Britain has a jobs problem – here’s how to fix it | Daily News Byte


Most important is the sharp increase in the number of people reporting as chronically ill. This covers a range of issues, including prolonged Covid and the backlog of NHS care built up during the pandemic. It also includes problems such as stress at work and difficulties with menopause.

There is no easy answer here. It’s certainly not just a question of resources: the NHS has more money and more staff than before Covid, and yet it’s treating fewer patients. Dare I say it, the organization itself may be part of the problem.

The second biggest contributor to rising inactivity is less worrisome – a sharp increase in the number of mainly young people choosing to be students rather than work during the pandemic. This should at least correct itself as they complete their courses and rejoin the labor market, hopefully with more skills than before.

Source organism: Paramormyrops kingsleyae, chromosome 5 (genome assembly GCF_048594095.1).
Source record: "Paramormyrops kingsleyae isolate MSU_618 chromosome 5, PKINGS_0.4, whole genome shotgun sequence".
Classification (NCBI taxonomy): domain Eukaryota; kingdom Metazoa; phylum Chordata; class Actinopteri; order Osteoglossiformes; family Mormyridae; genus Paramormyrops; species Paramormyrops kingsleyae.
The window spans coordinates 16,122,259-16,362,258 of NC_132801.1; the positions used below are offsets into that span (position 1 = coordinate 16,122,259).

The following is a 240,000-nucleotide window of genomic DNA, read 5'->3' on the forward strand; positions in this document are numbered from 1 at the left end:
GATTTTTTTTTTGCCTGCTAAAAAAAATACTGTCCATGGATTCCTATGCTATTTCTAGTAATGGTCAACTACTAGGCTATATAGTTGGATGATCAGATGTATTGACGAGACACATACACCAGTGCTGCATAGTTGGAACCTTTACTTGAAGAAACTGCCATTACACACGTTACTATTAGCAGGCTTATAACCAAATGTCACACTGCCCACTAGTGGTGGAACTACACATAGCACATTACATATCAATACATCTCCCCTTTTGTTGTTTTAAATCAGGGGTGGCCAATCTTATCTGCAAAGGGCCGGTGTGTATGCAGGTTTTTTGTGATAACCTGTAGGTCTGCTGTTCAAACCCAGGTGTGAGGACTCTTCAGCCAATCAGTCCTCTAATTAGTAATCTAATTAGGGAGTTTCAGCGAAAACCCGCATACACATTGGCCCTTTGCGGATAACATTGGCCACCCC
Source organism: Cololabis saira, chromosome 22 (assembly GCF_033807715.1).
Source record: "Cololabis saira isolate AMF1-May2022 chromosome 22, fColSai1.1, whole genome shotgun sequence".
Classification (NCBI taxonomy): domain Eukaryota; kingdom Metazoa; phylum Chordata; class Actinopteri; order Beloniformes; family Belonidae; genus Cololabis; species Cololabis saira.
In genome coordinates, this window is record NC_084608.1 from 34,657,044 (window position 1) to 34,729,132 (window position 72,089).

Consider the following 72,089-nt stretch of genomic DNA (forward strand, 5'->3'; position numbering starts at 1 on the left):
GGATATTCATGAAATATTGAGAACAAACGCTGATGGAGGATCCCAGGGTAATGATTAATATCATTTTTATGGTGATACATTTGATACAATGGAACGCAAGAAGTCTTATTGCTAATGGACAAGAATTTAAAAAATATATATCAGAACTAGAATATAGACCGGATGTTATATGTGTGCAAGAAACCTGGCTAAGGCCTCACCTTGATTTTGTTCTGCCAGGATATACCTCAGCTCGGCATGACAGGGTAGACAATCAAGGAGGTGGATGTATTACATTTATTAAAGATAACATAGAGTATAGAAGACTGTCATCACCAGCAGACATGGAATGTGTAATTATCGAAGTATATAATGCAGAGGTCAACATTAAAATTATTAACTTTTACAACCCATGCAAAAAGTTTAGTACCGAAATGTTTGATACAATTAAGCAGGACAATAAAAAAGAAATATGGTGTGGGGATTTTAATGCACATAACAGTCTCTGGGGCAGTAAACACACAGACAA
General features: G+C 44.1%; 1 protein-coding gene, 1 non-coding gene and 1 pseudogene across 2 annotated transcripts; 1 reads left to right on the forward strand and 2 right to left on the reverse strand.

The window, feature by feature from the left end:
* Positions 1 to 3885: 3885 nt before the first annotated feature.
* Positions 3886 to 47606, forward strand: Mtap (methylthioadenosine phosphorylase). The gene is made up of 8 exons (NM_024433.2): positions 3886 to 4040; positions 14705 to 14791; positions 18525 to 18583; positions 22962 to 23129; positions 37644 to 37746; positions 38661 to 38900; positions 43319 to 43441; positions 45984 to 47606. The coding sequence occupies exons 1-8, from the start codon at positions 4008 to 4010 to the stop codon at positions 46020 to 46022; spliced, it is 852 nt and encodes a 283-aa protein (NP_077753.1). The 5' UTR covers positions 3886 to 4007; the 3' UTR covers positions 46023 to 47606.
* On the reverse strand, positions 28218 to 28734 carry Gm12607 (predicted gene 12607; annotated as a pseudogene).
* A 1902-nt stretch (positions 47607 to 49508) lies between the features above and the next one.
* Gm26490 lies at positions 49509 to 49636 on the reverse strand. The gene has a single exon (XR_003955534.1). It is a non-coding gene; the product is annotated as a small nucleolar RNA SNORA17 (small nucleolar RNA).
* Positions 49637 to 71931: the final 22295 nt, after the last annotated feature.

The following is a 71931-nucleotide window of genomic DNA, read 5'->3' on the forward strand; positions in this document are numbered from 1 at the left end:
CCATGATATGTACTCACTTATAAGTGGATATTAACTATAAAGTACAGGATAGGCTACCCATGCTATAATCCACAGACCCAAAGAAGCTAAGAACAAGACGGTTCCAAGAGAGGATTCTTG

It’s also important not to lose sight of the bigger picture. An important trend is the natural aging of the population. This is partially adjusted for by looking only at specific age groups – such as between 50 and 64 – because the average age in each group will increase.

Another is that many people have simply decided that it is no longer worth working more, as high inflation and an increasing tax burden have reduced take-home pay.

Of course, not everyone has this choice. Some people actually have to work more to cover their rising bills. But there are others for whom work will no longer pay, including those nearing normal retirement, single parents worried about rising childcare costs and those who may lose benefits if they work longer hours.

The obvious solution is to make sure the work actually pays. This is partly about ensuring that tax and benefit systems do not discourage work.

A good example is that people have a perverse incentive to retire early to avoid paying more tax on their pension pot. The case for an increase in lifetime allowance is strong. I would go further and revisit the entire tax treatment of pensions.


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